Almada Lodge - Times Farm Camp Corporation
73 Times Farm Road
Andover CT 06232
Contact Information
Address 73 Times Farm Road
Andover, CT 06232-
Telephone (860) 742-2267 x
Fax 860-742-3298
E-mail info@channel3kidscamp.org
Web and Social Media
Mission

The mission of Channel 3 Kids Camp is to provide fun year round-opportunities to children of all abilities, families, & communities through educational & recreational programs that promote diversity, acceptance and environmental appreciation.

 
A Great OpportunityHelpThe nonprofit has used this field to provide information about a special campaign, project or event that they are raising funds for now.

Holiday Light Fantasia is  Channel 3 Kids Camp's largest annual fundraiser. The 2-mile show transforms Hartford's Goodwin Park into a drive-through wonderland of holiday spirit with a beautiful collection of over 1 million lights set to a special holiday soundtrack. Whimsical holiday scenes, familiar characters and local tributes shine bright in larger-than-life lighted scenes and 200 individual displays. Lighted animations celebrate not only Christmas, but Hanukkah, New Years, and Three Kings Day.

 
The event runs nightly (unless snow/ice cause unsafe conditions) from Thanksgiving through New Year's Day from 5-9pm Sunday-Thursday and 5-10pm on Friday & Saturday nights. Volunteers are critical to the success of this event, from the teams that help replace light bulbs in displays during the weeks before it opens to assisting our staff and board members with greeting visitors and running the event in the evenings. Event sponsors help defray the cost of Holiday Light Fantasia so that ticket costs ($15 per passenger car) go directly to fund programs offered at Channel 3 Kids Camp.  

This holiday tradition welcomed over 90,000 visitors last year! We look forward to welcoming even more supporters throughout the lighted celebration from November 23, 2017 through January 1 2018.

A Great Opportunity Ending Date Jan 01 2018
At A Glance
Year of Incorporation 1937
Former Names
Channel 3 Country Camp
Times Farm Camp
Organization's type of tax exempt status Public Supported Charity
Organization received a competitive grant from the community foundation in the past five years Yes
Leadership
CEO/Executive Director Mrs. Denise K. Hornbecker
Board Chair Ms. Jillian G. Wood
Board Chair Company Affiliation Managing Partner, GW Association Management Solutions
Financial Summary
 
Projected Revenue $2,265,895.00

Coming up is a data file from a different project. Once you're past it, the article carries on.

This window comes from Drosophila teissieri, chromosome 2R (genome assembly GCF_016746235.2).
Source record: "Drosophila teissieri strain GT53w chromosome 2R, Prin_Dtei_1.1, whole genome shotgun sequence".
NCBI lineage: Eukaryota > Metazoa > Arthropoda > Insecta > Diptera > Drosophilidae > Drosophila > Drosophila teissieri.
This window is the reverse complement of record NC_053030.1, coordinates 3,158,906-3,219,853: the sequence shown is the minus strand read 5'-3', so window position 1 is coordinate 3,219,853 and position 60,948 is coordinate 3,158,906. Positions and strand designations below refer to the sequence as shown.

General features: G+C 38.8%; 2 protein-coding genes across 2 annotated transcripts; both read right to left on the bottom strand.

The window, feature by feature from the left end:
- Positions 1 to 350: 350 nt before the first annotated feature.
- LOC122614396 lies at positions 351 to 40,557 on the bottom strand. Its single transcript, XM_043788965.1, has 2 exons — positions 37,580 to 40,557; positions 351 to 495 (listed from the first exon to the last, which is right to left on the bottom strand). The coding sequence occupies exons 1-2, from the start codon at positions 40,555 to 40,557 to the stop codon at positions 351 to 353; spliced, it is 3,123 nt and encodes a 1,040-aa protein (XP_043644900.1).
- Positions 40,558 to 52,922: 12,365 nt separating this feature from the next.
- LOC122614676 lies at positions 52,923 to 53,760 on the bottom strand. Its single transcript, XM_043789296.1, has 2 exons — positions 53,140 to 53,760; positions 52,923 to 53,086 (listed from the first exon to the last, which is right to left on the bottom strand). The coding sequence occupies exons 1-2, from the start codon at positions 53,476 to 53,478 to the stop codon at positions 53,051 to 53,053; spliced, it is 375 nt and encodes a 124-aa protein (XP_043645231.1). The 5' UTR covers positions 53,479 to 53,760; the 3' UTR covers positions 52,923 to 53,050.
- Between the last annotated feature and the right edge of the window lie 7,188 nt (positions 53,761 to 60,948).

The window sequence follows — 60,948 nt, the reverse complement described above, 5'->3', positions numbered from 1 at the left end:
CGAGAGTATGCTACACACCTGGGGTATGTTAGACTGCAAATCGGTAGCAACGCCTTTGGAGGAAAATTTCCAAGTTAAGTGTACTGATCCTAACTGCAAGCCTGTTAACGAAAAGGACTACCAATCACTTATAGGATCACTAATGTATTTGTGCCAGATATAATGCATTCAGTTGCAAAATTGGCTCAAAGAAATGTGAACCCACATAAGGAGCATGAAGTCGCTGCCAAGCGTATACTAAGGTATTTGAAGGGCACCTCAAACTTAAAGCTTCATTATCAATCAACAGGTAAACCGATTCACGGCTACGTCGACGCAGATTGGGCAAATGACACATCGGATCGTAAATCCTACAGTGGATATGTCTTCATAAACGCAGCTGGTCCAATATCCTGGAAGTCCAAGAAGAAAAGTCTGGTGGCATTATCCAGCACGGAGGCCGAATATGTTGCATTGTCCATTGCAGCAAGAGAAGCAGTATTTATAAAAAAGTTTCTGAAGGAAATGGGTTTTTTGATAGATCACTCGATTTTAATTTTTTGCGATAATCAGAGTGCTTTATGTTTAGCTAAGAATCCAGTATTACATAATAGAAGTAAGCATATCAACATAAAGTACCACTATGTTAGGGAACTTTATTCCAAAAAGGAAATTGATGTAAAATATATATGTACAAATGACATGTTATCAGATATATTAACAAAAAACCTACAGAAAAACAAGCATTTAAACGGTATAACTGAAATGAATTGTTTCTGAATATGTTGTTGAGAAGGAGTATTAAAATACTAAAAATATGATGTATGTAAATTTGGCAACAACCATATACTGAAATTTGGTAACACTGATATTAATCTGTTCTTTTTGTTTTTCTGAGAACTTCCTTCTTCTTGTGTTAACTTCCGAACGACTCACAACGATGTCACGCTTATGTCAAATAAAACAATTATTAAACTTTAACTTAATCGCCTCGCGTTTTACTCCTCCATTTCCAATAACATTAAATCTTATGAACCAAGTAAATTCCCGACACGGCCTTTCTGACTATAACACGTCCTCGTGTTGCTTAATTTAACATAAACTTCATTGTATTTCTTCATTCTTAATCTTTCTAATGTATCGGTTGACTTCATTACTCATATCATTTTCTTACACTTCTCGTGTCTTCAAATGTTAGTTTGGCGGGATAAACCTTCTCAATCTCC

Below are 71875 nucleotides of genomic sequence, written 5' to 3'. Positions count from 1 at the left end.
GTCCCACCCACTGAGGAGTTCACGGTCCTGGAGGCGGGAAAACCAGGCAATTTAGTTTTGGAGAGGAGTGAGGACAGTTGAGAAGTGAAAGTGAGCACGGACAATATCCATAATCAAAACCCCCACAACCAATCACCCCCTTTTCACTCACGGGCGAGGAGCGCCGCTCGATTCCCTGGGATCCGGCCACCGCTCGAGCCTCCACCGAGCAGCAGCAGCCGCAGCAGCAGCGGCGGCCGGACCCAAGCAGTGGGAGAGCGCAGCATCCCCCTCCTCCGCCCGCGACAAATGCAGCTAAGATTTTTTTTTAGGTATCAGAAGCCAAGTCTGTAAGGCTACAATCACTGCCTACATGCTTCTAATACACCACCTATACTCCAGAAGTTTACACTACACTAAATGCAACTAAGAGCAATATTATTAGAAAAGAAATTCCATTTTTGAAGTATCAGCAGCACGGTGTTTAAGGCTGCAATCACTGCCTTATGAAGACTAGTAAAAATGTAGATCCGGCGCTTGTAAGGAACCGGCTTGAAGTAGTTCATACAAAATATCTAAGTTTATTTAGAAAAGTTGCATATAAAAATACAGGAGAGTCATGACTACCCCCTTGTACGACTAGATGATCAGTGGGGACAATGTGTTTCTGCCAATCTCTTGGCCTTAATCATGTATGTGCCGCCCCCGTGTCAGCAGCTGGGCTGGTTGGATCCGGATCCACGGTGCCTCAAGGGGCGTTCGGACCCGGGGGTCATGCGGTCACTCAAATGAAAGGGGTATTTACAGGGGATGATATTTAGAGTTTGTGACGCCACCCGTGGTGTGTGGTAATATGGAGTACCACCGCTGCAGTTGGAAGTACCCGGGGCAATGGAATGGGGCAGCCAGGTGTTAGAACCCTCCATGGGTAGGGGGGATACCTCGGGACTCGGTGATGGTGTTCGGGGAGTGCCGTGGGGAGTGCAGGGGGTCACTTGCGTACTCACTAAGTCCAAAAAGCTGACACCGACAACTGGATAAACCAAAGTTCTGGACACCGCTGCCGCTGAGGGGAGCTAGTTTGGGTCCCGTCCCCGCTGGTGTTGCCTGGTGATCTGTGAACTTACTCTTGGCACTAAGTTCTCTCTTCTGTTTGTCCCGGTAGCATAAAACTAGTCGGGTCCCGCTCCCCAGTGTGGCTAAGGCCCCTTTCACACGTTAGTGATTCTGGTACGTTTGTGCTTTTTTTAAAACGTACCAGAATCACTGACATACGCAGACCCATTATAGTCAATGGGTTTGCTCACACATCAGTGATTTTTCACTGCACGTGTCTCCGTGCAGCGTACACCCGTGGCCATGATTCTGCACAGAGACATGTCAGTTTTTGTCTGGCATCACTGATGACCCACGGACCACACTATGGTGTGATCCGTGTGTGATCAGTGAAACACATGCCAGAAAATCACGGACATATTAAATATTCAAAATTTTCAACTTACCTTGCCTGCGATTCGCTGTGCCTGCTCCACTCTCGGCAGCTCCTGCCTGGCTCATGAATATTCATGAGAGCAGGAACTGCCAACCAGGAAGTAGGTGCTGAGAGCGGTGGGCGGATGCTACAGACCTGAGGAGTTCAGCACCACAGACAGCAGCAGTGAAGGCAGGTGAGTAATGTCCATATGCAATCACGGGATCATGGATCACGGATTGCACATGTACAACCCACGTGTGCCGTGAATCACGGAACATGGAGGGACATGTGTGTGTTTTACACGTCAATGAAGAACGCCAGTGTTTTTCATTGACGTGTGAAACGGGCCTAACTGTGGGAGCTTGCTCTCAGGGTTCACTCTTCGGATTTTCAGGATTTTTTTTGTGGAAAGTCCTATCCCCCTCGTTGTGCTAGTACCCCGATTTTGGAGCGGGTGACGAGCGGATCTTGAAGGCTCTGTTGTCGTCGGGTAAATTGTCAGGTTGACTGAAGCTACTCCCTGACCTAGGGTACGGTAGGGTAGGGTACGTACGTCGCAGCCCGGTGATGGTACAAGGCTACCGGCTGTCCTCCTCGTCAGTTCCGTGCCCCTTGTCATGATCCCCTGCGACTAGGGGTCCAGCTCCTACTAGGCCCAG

Projected Expenses $2,019,184.00
Statements
Mission

The mission of Channel 3 Kids Camp is to provide fun year round-opportunities to children of all abilities, families, & communities through educational & recreational programs that promote diversity, acceptance and environmental appreciation.

 
Background

The Harrison B. Freeman family, in collaboration with the Union for Home Work in Hartford, began its tradition of providing a summer camping experience for city children at their summer home, the Almada Lodge in 1910. In 1920, the Hartford Times assumed full responsibility for the program. In 1931, the Freeman family and the Hartford Times deeded the camp over to a newly formed charitable corporation, The Almada Lodge-Times Farm Camp Corporation, known as the Times Farm Camp. In 1976 when the Hartford Times ceased publication, WFSB Channel 3 stepped forward to serve as the camp’s media partner. While WFSB has been a dedicated media partner for over 40 years providing invaluable exposure and public awareness, WFSB does not own, nor pay the Camp's expenses. Almada Lodge-Times Farm Camp Corporation, a 501(c) 3 corporation, is in its 107th year. During that time, we have consistently and successfully offered a camping experience for children and youth throughout our region from a variety of backgrounds. The camp has grown from serving 20 campers in 1910 to serving nearly 3,000 children year-round on our 150 acre campus located in Andover and Coventry. In 2014 we completed construction and opened Ashley’s Place, a fully accessible, dorm style cabin with 24 hour nursing support that has enabled us to include hundreds of children with special needs among our typically developing campers. The 3 primary principles of inclusion are: Every child can participate; every child can make a friend; every child can succeed. With bond support for ADA improvements from the State of CT and foundation grants, we also replaced our inaccessible and broken down playground, our pool/shower house and paved our dirt roadways.  We opened a childcare center with preschool curriculum that is growing to capacity. We have a dedicated Board of Directors that provides governance and support to our Chief Executive Officer and leadership staff. 100% of our Board members contribute financially and through volunteer time to events and activities. Volunteers play an integral role in fundraising and camp operations, including those who come to help with spring and fall camp cleanup projects, help staff our fundraising events, and those who provide their expertise in our programs. We are fortunate to have more than 300 volunteers each year.

Impact

Accomplishments: We made a large number of facility upgrades in 2014 and 2015, positioning us well to accommodate our new inclusive population. In 2016 we renovated and expanded our high & low ropes challenge course with zip line, improving accessibility, and brought in an experienced adventure learning program manager. The ropes course has become one of the most popular physical and team building activities during summer camp. We have grown in year round numbers from serving 1707 in 2013 to serving 2518 in 2016, an increase of 47%. The weekend respite program begun in 2014 grew from 10 monthly participants to 30 in 2016, an increase of 200%, with increasing referrals from DCF.